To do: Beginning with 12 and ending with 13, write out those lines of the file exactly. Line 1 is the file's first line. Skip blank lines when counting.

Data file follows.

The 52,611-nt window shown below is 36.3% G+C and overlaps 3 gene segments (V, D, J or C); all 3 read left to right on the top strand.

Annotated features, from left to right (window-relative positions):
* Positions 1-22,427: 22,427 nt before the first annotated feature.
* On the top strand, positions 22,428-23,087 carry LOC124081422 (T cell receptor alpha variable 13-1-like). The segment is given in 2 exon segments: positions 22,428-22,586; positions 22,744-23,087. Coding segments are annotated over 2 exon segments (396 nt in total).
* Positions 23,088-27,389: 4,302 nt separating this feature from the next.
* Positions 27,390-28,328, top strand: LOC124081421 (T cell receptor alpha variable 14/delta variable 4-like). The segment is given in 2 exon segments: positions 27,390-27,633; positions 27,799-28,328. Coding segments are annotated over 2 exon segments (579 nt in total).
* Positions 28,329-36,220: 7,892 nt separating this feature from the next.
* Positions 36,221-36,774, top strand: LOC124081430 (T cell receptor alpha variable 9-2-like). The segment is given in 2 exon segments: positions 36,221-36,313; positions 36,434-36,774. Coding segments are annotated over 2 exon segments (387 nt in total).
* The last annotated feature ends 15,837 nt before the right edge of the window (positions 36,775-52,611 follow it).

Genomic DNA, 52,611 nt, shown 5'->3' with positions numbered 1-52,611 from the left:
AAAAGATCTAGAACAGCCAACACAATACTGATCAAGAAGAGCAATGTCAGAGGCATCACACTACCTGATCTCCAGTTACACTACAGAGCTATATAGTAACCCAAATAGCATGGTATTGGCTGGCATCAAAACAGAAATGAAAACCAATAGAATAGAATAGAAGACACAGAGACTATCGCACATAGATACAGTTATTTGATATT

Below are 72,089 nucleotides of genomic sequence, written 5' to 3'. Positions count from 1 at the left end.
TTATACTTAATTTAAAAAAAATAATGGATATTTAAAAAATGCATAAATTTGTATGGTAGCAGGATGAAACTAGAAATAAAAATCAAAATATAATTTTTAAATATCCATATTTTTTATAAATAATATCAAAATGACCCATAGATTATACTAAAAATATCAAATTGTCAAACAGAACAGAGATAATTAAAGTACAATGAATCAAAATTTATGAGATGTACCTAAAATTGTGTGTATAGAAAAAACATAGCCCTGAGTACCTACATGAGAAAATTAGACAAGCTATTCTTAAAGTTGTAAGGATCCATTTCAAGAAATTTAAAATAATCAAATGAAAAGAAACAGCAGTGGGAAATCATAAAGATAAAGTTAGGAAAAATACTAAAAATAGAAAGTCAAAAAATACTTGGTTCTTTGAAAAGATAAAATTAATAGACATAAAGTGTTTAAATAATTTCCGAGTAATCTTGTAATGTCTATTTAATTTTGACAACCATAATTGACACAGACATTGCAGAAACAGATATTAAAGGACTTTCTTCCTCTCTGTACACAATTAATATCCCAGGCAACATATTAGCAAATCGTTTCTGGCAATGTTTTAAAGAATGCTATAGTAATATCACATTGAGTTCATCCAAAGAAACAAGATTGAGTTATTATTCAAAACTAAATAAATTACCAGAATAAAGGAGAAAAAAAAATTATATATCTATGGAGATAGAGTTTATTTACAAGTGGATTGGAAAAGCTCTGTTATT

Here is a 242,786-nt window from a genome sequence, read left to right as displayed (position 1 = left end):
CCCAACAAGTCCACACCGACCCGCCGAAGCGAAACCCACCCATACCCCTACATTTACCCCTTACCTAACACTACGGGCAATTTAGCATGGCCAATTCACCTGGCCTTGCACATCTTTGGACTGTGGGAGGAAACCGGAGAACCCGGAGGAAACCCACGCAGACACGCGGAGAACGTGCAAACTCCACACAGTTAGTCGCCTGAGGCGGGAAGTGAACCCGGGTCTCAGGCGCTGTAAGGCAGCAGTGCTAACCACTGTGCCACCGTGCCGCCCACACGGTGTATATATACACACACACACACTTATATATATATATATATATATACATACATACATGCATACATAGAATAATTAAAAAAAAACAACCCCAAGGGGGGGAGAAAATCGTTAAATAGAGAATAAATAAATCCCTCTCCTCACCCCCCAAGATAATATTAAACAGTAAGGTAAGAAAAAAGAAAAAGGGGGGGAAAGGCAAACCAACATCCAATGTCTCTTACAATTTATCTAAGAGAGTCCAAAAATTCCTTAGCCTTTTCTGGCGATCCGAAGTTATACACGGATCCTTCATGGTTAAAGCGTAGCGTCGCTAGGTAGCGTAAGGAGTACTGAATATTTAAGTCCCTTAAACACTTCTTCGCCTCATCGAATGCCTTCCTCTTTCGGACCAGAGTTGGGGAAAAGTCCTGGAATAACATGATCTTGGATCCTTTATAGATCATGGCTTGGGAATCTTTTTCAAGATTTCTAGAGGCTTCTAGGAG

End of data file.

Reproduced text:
Below are 72,089 nucleotides of genomic sequence, written 5' to 3'. Positions count from 1 at the left end.
TTATACTTAATTTAAAAAAAATAATGGATATTTAAAAAATGCATAAATTTGTATGGTAGCAGGATGAAACTAGAAATAAAAATCAAAATATAATTTTTAAATATCCATATTTTTTATAAATAATATCAAAATGACCCATAGATTATACTAAAAATATCAAATTGTCAAACAGAACAGAGATAATTAAAGTACAATGAATCAAAATTTATGAGATGTACCTAAAATTGTGTGTATAGAAAAAACATAGCCCTGAGTACCTACATGAGAAAATTAGACAAGCTATTCTTAAAGTTGTAAGGATCCATTTCAAGAAATTTAAAATAATCAAATGAAAAGAAACAGCAGTGGGAAATCATAAAGATAAAGTTAGGAAAAATACTAAAAATAGAAAGTCAAAAAATACTTGGTTCTTTGAAAAGATAAAATTAATAGACATAAAGTGTTTAAATAATTTCCGAGTAATCTTGTAATGTCTATTTAATTTTGACAACCATAATTGACACAGACATTGCAGAAACAGATATTAAAGGACTTTCTTCCTCTCTGTACACAATTAATATCCCAGGCAACATATTAGCAAATCGTTTCTGGCAATGTTTTAAAGAATGCTATAGTAATATCACATTGAGTTCATCCAAAGAAACAAGATTGAGTTATTATTCAAAACTAAATAAATTACCAGAATAAAGGAGAAAAAAAAATTATATATCTATGGAGATAGAGTTTATTTACAAGTGGATTGGAAAAGCTCTGTTATT